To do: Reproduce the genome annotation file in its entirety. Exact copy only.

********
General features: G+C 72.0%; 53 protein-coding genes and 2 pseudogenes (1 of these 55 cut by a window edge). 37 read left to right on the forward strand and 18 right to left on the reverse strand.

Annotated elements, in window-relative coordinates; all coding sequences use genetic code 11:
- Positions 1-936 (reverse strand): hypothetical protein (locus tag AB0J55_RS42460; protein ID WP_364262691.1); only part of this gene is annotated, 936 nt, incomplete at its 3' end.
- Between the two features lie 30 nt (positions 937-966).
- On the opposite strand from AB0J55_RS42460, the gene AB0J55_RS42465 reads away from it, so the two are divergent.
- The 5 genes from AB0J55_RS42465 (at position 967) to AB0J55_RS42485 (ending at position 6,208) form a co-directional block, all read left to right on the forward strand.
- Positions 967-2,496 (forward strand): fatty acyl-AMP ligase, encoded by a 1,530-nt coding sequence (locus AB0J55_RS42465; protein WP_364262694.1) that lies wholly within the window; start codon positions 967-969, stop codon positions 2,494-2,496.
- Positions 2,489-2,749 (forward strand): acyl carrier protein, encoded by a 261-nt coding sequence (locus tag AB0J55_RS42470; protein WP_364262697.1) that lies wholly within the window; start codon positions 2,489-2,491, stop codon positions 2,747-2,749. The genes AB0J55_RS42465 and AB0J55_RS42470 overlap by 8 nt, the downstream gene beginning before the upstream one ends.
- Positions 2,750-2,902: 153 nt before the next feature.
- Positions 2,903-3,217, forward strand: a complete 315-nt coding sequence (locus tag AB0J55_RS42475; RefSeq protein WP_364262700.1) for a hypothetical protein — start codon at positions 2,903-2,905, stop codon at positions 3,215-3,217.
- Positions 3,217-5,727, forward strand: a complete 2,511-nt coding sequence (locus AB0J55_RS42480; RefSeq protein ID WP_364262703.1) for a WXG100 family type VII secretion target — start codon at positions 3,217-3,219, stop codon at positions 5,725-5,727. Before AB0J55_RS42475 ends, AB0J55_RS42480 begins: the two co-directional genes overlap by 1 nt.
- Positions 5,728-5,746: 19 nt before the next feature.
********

General features: G+C 72.0%; 53 protein-coding genes and 2 pseudogenes (1 of these 55 cut by a window edge). 37 read left to right on the forward strand and 18 right to left on the reverse strand.

Annotated elements, in window-relative coordinates; all coding sequences use genetic code 11:
- Positions 1-936 (reverse strand): hypothetical protein (locus tag AB0J55_RS42460; protein ID WP_364262691.1); only part of this gene is annotated, 936 nt, incomplete at its 3' end.
- Between the two features lie 30 nt (positions 937-966).
- On the opposite strand from AB0J55_RS42460, the gene AB0J55_RS42465 reads away from it, so the two are divergent.
- The 5 genes from AB0J55_RS42465 (at position 967) to AB0J55_RS42485 (ending at position 6,208) form a co-directional block, all read left to right on the forward strand.
- Positions 967-2,496 (forward strand): fatty acyl-AMP ligase, encoded by a 1,530-nt coding sequence (locus AB0J55_RS42465; protein WP_364262694.1) that lies wholly within the window; start codon positions 967-969, stop codon positions 2,494-2,496.
- Positions 2,489-2,749 (forward strand): acyl carrier protein, encoded by a 261-nt coding sequence (locus tag AB0J55_RS42470; protein WP_364262697.1) that lies wholly within the window; start codon positions 2,489-2,491, stop codon positions 2,747-2,749. The genes AB0J55_RS42465 and AB0J55_RS42470 overlap by 8 nt, the downstream gene beginning before the upstream one ends.
- Positions 2,750-2,902: 153 nt before the next feature.
- Positions 2,903-3,217, forward strand: a complete 315-nt coding sequence (locus tag AB0J55_RS42475; RefSeq protein WP_364262700.1) for a hypothetical protein — start codon at positions 2,903-2,905, stop codon at positions 3,215-3,217.
- Positions 3,217-5,727, forward strand: a complete 2,511-nt coding sequence (locus AB0J55_RS42480; RefSeq protein ID WP_364262703.1) for a WXG100 family type VII secretion target — start codon at positions 3,217-3,219, stop codon at positions 5,725-5,727. Before AB0J55_RS42475 ends, AB0J55_RS42480 begins: the two co-directional genes overlap by 1 nt.
- Positions 5,728-5,746: 19 nt before the next feature.